I’ve debated about writing this for days. How much should be said on a blog?
But I am reminded that sharing our stories helps us feel less alone. My friend Jen once said to me, “Your honesty frees up little bits in me.” And in the spirit of that, in the hope that maybe this entry will free up little bits in you, I’m going to let you in on a secret.
This week has been one of the hardest I’ve known. I was 2 1/2 months pregnant. (Read: joyous, beaming, dreams come true, feeling blessed beyond belief) and then began to miscarry early last week. The last many days have been spent full of grief, tears, curled up in bed in pain, amazed by all the blood.
Mine was a common type of miscarriage (they say it happens in 1 out of 4 to 5 pregnancies) but our sadness is still overwhelming. No matter how many people this has happened to, it has never happened to us. We have never felt this particular kind of pain.
A friend reminded me of the Jewish tradition of sitting Shiva. When someone dies, the family opens their home for a week and receives visitors. Guests fill their home with beautiful food and conversation and remind the family of how loved and supported they are.
This is a different kind of death, but still requires a grief process. Opening our home and not isolating ourselves during this time has helped us to grieve. We didn’t know we would want to talk about it. We didn’t know we would want to answer the phone. But every call, every note, every lasagna and home-baked cookie has made a difference. Every kindness feels like a tremendous gift, each gesture so potent.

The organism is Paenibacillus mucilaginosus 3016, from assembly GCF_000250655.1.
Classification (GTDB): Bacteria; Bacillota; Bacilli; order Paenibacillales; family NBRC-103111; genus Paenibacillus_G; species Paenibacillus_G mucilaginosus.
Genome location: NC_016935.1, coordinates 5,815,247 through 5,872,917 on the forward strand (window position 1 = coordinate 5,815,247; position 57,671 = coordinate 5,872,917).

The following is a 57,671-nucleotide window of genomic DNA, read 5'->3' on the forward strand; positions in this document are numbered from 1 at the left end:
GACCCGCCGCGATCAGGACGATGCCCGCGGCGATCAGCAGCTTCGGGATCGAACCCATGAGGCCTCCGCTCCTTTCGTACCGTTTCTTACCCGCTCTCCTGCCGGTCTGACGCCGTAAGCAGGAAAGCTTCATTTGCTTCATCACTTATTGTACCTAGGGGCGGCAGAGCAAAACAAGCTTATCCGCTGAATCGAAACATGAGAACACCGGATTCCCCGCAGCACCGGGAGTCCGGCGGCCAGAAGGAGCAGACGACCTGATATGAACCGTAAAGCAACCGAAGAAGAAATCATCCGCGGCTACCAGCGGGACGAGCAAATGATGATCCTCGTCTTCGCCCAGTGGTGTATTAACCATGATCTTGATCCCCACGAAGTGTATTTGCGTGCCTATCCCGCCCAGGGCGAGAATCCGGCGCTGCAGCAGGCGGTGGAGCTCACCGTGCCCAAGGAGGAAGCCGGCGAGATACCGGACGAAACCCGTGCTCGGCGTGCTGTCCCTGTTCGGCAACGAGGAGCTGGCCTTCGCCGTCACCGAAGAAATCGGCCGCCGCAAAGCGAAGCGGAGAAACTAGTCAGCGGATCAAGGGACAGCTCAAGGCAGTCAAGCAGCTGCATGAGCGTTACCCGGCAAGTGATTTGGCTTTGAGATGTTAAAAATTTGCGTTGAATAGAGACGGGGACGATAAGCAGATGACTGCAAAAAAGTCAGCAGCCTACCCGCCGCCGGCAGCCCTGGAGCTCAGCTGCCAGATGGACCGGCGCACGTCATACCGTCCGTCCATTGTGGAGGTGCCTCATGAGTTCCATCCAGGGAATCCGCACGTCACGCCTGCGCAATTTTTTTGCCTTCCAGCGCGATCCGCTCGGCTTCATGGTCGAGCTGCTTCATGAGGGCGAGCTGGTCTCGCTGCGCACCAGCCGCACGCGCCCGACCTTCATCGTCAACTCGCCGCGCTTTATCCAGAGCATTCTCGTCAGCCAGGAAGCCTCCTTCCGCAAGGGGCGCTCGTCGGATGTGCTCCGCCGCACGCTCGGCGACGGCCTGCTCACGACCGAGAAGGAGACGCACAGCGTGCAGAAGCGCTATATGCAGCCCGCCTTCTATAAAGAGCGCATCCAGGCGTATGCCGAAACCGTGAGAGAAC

I share this news a bit tentatively, but with the hope that it will serve someone else today or in the future. We are not meant to go through our grief completely alone.
My friend Sara reminded me of a lesson she learned from her teacher named Norman Fischer. As they sat in meditation, he spoke about pain, and the discomfort of sitting for long periods of time. He reminded them to notice not only the pain, but also that there were other sensations present as well. How do the tips of your toes feel? Are they tingly? How does your forehead feel? Are you cool or warm?
Pain has the ability to transform when we are willing to see the whole picture. I have used this metaphor a lot this week. When I was going through intense physical pain, I would remind myself to relax into it and not resist it. I’d think about my toes and the tips of my fingers. When I was feeling emotional pain, I tried to also notice the heat of the sunshine on my face, the gift of cold root beer in my hand, and the joy of a beautiful friend seated in front of me.
There are also moments when we just feel deeply sad.
Matt and I were unsure about whether to keep our pregnancy a secret until the first trimester was over. All of the books seem to suggest this. Our instinct however was to share the good news, to celebrate it, to claim it, and not live from this place of fear. We decided that if something happened, we would want our friends to share in our grief as well as our joy. For us, this proved to be the right path. It helped us heal.
Miscarriage is somehow taboo to discuss in public. Believe me, I understand how private it is, but my heart breaks at the thought of so many women and couples grieving alone, feeling isolated in their pain, not wanting to burden anyone with this news, or not sure if people would understand.
We are all different, but I am grateful that my community grieved along with us. I am grateful we opened our doors and our hearts. I am grateful for the love that poured in. I am grateful to know that we are not alone in this journey. And I know that one day we will celebrate. We will celebrate so hard and so joyously that the world will shake.